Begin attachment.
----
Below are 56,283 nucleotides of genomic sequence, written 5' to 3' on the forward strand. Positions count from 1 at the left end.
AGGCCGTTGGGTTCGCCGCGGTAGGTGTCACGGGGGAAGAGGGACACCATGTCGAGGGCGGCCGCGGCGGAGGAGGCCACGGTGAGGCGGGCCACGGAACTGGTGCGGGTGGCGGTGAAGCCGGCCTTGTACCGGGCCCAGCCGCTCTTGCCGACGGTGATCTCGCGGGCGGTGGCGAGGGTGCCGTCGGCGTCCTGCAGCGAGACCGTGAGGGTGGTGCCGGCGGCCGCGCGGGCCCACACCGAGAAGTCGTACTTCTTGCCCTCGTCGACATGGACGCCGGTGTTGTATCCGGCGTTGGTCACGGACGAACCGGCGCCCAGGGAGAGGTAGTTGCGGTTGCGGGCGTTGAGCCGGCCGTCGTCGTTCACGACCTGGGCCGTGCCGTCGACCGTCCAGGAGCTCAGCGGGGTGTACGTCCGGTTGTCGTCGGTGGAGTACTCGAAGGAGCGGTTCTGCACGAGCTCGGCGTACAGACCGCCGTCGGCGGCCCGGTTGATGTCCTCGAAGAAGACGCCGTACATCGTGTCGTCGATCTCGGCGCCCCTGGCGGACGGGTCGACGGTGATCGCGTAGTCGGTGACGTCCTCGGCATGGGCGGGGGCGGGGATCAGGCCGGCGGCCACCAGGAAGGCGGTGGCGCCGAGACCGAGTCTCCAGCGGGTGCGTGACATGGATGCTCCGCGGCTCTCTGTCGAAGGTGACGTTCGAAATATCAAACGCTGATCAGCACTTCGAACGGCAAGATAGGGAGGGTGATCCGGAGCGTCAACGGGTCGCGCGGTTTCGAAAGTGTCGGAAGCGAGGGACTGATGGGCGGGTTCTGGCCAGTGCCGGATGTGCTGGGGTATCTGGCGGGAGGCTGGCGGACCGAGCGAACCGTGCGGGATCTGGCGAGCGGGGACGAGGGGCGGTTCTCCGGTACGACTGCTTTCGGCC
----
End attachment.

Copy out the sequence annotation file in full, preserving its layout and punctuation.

Below are 56,283 nucleotides of genomic sequence, written 5' to 3' on the forward strand. Positions count from 1 at the left end.
AGGCCGTTGGGTTCGCCGCGGTAGGTGTCACGGGGGAAGAGGGACACCATGTCGAGGGCGGCCGCGGCGGAGGAGGCCACGGTGAGGCGGGCCACGGAACTGGTGCGGGTGGCGGTGAAGCCGGCCTTGTACCGGGCCCAGCCGCTCTTGCCGACGGTGATCTCGCGGGCGGTGGCGAGGGTGCCGTCGGCGTCCTGCAGCGAGACCGTGAGGGTGGTGCCGGCGGCCGCGCGGGCCCACACCGAGAAGTCGTACTTCTTGCCCTCGTCGACATGGACGCCGGTGTTGTATCCGGCGTTGGTCACGGACGAACCGGCGCCCAGGGAGAGGTAGTTGCGGTTGCGGGCGTTGAGCCGGCCGTCGTCGTTCACGACCTGGGCCGTGCCGTCGACCGTCCAGGAGCTCAGCGGGGTGTACGTCCGGTTGTCGTCGGTGGAGTACTCGAAGGAGCGGTTCTGCACGAGCTCGGCGTACAGACCGCCGTCGGCGGCCCGGTTGATGTCCTCGAAGAAGACGCCGTACATCGTGTCGTCGATCTCGGCGCCCCTGGCGGACGGGTCGACGGTGATCGCGTAGTCGGTGACGTCCTCGGCATGGGCGGGGGCGGGGATCAGGCCGGCGGCCACCAGGAAGGCGGTGGCGCCGAGACCGAGTCTCCAGCGGGTGCGTGACATGGATGCTCCGCGGCTCTCTGTCGAAGGTGACGTTCGAAATATCAAACGCTGATCAGCACTTCGAACGGCAAGATAGGGAGGGTGATCCGGAGCGTCAACGGGTCGCGCGGTTTCGAAAGTGTCGGAAGCGAGGGACTGATGGGCGGGTTCTGGCCAGTGCCGGATGTGCTGGGGTATCTGGCGGGAGGCTGGCGGACCGAGCGAACCGTGCGGGATCTGGCGAGCGGGGACGAGGGGCGGTTCTCCGGTACGACTGCTTTCGGCC